A few weeks went by and I had an appointment on Monday, December 21st (35 weeks) to see if I would be allowed to come off bed rest. They told me yes and I went back to work on Wednesday December 23rd, just in time to see my students and give them their Christmas gifts before break. That evening I went to bed around 11:00 and was awoken with strange cramps at 1:00am.  I started timing them. They started at 7 minutes apart. I did everything I could do to keep my mind off of them while Mike was sleeping…including, showering, taking a bath, watching a movie, and calling my mom in the middle of the night. Mike woke up around 5:30, rolled over and said, “These darn dogs! I haven’t gotten much good sleep tonight.” To which I replied, “YOU didn’t sleep well? I’ve been up since 1:00 with contractions.” He jumped in the shower and got himself ready while I continued to lay around timing my contractions. I was not about to go to the hospital on Christmas Eve, not be in ‘real’ labor, and get stuck lying around in a hospital bed on Christmas Day. Well, finally around 10:30am I decided that this really was happening so I got dressed, put on make-up, fixed my hair, (yes. I really did. You do know they take pictures of you when you are in labor and after the baby is born, right?!)and jumped in the car(that Mike already had packed and warmed up for the last few hours. LOL)

We arrived at the hospital, I went to Triage and they did an exam. The Doctor said, “Looks like you are having a baby today!” And I said, “TODAY, right? A Christmas Eve birthday is bad enough but I can’t have this baby born on Christmas Day!” She laughed and said, “Yes. Definitely today. Let’s get you up to your delivery room.” Just as we were getting settled in the delivery room, I started to have contractions that felt like someone was stabbing me in the stomach… up until now they hurt, but nothing more than bad cramps that I could handle. They called for the epidural and with-in a few minutes I was feeling good again. By this time it was around 1:00pm. The waiting room was filled with my family and friends and they, a few at a time, came in to visit and chat with us. I spent the next 3 hours hanging out with my family despite being told to get some sleep. The doctor kept coming in to check me and would fill me in on how strong my contractions were because I couldn’t feel anything. Around 4:00pm I had a very big contraction that sent the baby into distress. His heart rate plummeted and they rolled me onto my side and put an oxygen mask on my face. After a few seconds his heart rate stabilized and all was well. The doctor came in around 4:30 to check my dilation, asked me to give a small push, and said, “I see hair. It’s time to go!”

She got herself set up, directed my mom to hold my head up, my sister to hold one leg, and Mike to hold the other. She explained to me that I needed to push 3 times for as long as I could per contraction and told me that we would begin on the text contraction. I pushed 9 times, during the next 3 contractions and he was born in less than 15 minutes, at 4:58pm, December 24, 2009. He weighed 5 pounds, 10 ounces and was 18 3/4 inches long.  I felt no pain or discomfort at all and I am thankful for the epidural. I was able to enjoy and truly experience everything that was happening as my son was being born. He was cleaned up and brought to us in a Christmas Stocking that said, “My First Christmas”

And just a little proud mommy side-note… my little man-made it onto the news on Christmas Day! There were no Christmas Day babies at St. Joes hospital so they did the Christmas Eve babies instead. They even said, “This Baltimore couple got ‘Cole’ in their stocking for Christmas. Their son Cole Hammel was born on Christmas eve. He was due to arrive in January but decided to make an early arrival.”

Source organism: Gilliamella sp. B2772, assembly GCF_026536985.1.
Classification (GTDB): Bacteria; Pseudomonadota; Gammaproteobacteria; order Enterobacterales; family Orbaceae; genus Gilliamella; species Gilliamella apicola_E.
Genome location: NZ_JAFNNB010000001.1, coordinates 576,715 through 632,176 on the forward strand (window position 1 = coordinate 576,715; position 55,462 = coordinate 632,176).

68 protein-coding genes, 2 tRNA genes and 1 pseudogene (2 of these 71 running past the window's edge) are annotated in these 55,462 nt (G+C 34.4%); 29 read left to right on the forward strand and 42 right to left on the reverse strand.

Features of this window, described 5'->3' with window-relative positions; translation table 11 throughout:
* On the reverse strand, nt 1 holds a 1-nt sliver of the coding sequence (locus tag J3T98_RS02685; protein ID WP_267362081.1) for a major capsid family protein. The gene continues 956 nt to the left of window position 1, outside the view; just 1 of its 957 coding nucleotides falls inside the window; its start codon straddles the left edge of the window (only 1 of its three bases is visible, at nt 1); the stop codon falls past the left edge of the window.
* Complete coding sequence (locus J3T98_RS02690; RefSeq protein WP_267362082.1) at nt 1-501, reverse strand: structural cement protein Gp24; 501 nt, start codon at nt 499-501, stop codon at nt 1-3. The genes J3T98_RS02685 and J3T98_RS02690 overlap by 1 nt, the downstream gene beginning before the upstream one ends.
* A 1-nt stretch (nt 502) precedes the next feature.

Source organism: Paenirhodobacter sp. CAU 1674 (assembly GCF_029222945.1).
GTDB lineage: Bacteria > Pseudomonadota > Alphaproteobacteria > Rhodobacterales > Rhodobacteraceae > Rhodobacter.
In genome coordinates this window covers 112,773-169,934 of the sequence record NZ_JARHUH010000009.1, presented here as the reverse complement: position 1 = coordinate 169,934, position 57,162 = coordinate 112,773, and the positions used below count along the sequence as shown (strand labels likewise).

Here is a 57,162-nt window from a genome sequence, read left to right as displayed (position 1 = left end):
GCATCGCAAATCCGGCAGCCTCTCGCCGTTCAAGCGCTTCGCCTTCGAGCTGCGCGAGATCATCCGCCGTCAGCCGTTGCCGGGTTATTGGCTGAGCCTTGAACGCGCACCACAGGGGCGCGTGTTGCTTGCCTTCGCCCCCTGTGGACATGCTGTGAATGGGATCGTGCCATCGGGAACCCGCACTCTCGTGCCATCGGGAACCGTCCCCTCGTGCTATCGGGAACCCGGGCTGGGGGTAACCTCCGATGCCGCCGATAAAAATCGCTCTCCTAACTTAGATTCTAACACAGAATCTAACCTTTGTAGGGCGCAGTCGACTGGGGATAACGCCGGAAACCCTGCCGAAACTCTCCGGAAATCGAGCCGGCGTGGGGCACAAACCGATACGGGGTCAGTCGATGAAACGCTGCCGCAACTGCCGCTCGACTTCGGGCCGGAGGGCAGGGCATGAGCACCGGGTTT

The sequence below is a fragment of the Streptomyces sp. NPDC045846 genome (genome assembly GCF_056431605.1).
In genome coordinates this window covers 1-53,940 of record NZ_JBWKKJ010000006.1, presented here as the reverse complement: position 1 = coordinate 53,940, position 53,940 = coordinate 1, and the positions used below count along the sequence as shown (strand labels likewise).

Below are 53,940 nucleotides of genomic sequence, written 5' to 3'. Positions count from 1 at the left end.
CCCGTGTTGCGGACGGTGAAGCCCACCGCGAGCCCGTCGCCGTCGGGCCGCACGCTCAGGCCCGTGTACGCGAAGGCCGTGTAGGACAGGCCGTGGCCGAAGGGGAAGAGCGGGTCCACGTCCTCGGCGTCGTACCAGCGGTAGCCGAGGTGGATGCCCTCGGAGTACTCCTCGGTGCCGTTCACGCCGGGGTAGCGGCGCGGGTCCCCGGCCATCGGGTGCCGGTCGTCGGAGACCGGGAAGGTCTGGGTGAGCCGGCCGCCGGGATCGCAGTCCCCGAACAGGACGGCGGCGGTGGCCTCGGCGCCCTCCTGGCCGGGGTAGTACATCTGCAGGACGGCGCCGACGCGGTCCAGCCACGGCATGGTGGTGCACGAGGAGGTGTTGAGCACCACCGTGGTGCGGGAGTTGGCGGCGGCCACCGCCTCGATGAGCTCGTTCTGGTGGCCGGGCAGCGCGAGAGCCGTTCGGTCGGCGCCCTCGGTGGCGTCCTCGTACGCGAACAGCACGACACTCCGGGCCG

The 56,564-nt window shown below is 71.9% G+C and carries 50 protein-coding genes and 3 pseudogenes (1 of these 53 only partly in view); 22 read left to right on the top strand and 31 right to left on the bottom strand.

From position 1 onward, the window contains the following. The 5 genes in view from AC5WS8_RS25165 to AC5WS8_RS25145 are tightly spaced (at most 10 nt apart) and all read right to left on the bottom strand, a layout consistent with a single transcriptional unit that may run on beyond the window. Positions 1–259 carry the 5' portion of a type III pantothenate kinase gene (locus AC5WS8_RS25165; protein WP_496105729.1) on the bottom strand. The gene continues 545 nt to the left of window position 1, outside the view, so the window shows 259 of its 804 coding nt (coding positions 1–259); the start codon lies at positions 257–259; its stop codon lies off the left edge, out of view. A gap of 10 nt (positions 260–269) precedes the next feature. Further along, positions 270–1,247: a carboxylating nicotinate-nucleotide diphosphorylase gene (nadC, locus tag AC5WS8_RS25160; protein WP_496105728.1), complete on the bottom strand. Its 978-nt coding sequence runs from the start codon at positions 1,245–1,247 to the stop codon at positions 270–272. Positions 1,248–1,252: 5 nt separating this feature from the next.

Cole Michael Hammel’s first picture.

First family picture. “Love does not even begin to describe how you feel about your child.”

Picture taken just as the news cameras were arriving.

My First Christmas

To be completely honest with you, I am not sure of my opinions on how birth effects child development. I have heard a number of arguments that an epidural affects a child’s development and that babies born to mothers who did not have drugs during childbirth are happier, easier to care for and have better motor skills. I have not read any type of proof that this is true and if it is, I can’t imagine that it is true for everyone. My child was a very easy baby,never cried unless he was hungry, started sleeping through the night before 2 months,  and had very good motor skills. He walked just days after turning 10 months old. It would also be nice to think that if a baby were born into a setting where everything was calm and soothing for them, that this would be beneficial to them as well. But that setting only lasts for a short time. But then there are visitors, first bath, shots, etc. Those are not soothing settings for a baby. And what if there is an emergency during childbirth and the setting the baby is born into is frantic and loud? Maybe I am naive to think this way but I believe that a safe delivery/birth is the most important thing.

I researched prenatal care and birth in Africa and found some quite disturbing information. About 20% of disease in children below the age of 5 is related to poor maternal health and nutrition, as well as quality of care at delivery and during the newborn period. Eight million babies die per year, before or during delivery or in the first week of life. Out of 100 women in Africa ages 15-40, 34 do not have proper prenatal care. The consequences of this is untreated hypertensive disorders leading to death and disability, or malnutrition. Iron deficiency anaemia among pregnant women is associated with roughly 111,000 maternal deaths each year. I found that countries in Africa have some of the highest maternal mortality rates in the world. Many African women die during childbirth due to the lack of hospitals, trained medical personnel, and lack of road access and transportation to the hospitals. A recent study found that 900 out of 10,000 women die due to childbirth complications. These women often give birth to their children in their home with the help of local women rather than at clinics because they are unable to find a ride to the clinic. An African woman has a 1 in 16 chance of dying in pregnancy or childbirth.  Due to the high maternal mortality rate, many children are left motherless each year and these children are 10 times more likely to die within two years of their mothers’ death.

This is vastly different from my experience here in the United States. I can afford proper prenatal and hospital care. And there are many hospitals with properly trained medical personnel. I can not begin to imagine how awful this must be for these poor women and their children.